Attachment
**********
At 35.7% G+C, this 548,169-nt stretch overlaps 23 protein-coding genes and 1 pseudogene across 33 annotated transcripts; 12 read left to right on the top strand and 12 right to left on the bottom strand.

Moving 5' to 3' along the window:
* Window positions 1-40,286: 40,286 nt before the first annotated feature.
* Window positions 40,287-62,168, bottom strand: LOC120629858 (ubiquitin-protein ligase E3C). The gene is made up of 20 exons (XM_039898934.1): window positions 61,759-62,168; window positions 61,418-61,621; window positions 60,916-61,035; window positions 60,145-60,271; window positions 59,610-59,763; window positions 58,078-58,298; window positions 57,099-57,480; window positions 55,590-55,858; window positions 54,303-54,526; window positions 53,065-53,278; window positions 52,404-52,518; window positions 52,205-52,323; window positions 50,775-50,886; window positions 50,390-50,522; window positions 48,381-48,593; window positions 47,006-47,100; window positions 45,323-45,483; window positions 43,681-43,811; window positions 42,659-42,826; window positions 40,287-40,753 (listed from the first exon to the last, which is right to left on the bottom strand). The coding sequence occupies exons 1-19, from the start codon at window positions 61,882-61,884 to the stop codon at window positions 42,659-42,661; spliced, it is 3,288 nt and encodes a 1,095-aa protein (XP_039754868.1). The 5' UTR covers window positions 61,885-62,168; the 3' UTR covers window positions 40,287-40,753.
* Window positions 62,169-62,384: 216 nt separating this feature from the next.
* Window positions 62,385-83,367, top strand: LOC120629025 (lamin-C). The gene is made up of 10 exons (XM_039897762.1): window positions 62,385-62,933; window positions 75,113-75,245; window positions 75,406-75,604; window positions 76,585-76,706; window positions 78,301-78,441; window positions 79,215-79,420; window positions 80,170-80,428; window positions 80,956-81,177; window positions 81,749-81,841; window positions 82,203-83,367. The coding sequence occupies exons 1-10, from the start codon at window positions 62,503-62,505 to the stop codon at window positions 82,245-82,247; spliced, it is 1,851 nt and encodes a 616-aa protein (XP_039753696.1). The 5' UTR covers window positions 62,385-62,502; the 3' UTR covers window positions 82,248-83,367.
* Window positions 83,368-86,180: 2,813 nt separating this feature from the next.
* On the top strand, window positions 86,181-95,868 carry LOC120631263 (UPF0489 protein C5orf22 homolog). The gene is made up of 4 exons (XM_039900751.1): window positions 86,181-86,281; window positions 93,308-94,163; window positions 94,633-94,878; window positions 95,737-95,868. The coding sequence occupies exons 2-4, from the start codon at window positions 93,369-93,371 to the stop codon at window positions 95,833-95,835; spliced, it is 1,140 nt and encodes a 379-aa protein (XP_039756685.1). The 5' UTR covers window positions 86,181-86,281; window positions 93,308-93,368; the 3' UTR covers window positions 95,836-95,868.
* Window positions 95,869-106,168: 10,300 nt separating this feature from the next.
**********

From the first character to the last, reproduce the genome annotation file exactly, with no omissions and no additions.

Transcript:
At 35.7% G+C, this 548,169-nt stretch overlaps 23 protein-coding genes and 1 pseudogene across 33 annotated transcripts; 12 read left to right on the top strand and 12 right to left on the bottom strand.

Moving 5' to 3' along the window:
* Window positions 1-40,286: 40,286 nt before the first annotated feature.
* Window positions 40,287-62,168, bottom strand: LOC120629858 (ubiquitin-protein ligase E3C). The gene is made up of 20 exons (XM_039898934.1): window positions 61,759-62,168; window positions 61,418-61,621; window positions 60,916-61,035; window positions 60,145-60,271; window positions 59,610-59,763; window positions 58,078-58,298; window positions 57,099-57,480; window positions 55,590-55,858; window positions 54,303-54,526; window positions 53,065-53,278; window positions 52,404-52,518; window positions 52,205-52,323; window positions 50,775-50,886; window positions 50,390-50,522; window positions 48,381-48,593; window positions 47,006-47,100; window positions 45,323-45,483; window positions 43,681-43,811; window positions 42,659-42,826; window positions 40,287-40,753 (listed from the first exon to the last, which is right to left on the bottom strand). The coding sequence occupies exons 1-19, from the start codon at window positions 61,882-61,884 to the stop codon at window positions 42,659-42,661; spliced, it is 3,288 nt and encodes a 1,095-aa protein (XP_039754868.1). The 5' UTR covers window positions 61,885-62,168; the 3' UTR covers window positions 40,287-40,753.
* Window positions 62,169-62,384: 216 nt separating this feature from the next.
* Window positions 62,385-83,367, top strand: LOC120629025 (lamin-C). The gene is made up of 10 exons (XM_039897762.1): window positions 62,385-62,933; window positions 75,113-75,245; window positions 75,406-75,604; window positions 76,585-76,706; window positions 78,301-78,441; window positions 79,215-79,420; window positions 80,170-80,428; window positions 80,956-81,177; window positions 81,749-81,841; window positions 82,203-83,367. The coding sequence occupies exons 1-10, from the start codon at window positions 62,503-62,505 to the stop codon at window positions 82,245-82,247; spliced, it is 1,851 nt and encodes a 616-aa protein (XP_039753696.1). The 5' UTR covers window positions 62,385-62,502; the 3' UTR covers window positions 82,248-83,367.
* Window positions 83,368-86,180: 2,813 nt separating this feature from the next.
* On the top strand, window positions 86,181-95,868 carry LOC120631263 (UPF0489 protein C5orf22 homolog). The gene is made up of 4 exons (XM_039900751.1): window positions 86,181-86,281; window positions 93,308-94,163; window positions 94,633-94,878; window positions 95,737-95,868. The coding sequence occupies exons 2-4, from the start codon at window positions 93,369-93,371 to the stop codon at window positions 95,833-95,835; spliced, it is 1,140 nt and encodes a 379-aa protein (XP_039756685.1). The 5' UTR covers window positions 86,181-86,281; window positions 93,308-93,368; the 3' UTR covers window positions 95,836-95,868.
* Window positions 95,869-106,168: 10,300 nt separating this feature from the next.